DETROIT — The Inflation Reduction Act of 2022 passed by Congress could even the playing field between the U.S. and China on the EV battery development front, said Austin Devaney, chief commercial officer of Piedmont, North Carolina-based Piedmont Lithium during Monday's Automotive News Congress in Detroit.
The legislation provides a $7,500 tax credit for electric vehicles that uses battery materials domestically extracted or processed.
The bill might even encourage U.S. battery makers and suppliers to develop and source batteries made from other materials besides lithium, which most EV batteries are made with today.
The U.S. only produces 1 percent of the world's lithium, and many EV batteries are made from lithium sourced in China and Australia.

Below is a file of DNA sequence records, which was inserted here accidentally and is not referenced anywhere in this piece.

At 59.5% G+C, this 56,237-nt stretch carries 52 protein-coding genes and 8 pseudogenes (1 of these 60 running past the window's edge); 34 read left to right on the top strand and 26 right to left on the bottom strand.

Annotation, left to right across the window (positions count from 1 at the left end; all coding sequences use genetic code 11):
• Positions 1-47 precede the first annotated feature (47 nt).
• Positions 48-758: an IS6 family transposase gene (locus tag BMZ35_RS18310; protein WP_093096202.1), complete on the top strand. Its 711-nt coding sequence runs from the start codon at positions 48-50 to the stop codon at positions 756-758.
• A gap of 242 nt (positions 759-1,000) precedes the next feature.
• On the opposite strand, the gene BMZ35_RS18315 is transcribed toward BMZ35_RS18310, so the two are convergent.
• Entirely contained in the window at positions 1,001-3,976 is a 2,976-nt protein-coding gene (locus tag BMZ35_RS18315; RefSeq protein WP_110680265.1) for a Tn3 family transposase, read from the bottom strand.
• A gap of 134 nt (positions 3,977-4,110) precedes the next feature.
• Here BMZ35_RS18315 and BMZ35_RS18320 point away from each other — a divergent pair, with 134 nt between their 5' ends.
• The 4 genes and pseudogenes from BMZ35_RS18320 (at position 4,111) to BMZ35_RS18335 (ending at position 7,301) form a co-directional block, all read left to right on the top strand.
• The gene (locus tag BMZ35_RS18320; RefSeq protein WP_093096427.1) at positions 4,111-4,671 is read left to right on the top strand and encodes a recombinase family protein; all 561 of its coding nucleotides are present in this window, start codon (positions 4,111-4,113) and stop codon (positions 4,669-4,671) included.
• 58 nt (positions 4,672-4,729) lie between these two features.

The bill could end up directing $100 billion to the EV battery industry, putting it close to what China spends, Devaney said.
"We've seen an absolute increase in the momentum of investment after the Inflation Reduction Act," said Deeana Ahmed, vice president of strategy, policy and sustainability at Our Next Energy, a Novi, Michigan-based company focused on developing EV batteries from sustainable materials.
During the discussion, John Tuccillo, head of global corporate and government affairs at ADS-TEC Energy, a Nürtingen, Germany-based battery storage and charging company, said the U.S. would also have to rely on free-trade agreements to access the materials it needs for EV batteries to achieve its goal of carbon-free mobility by 2050.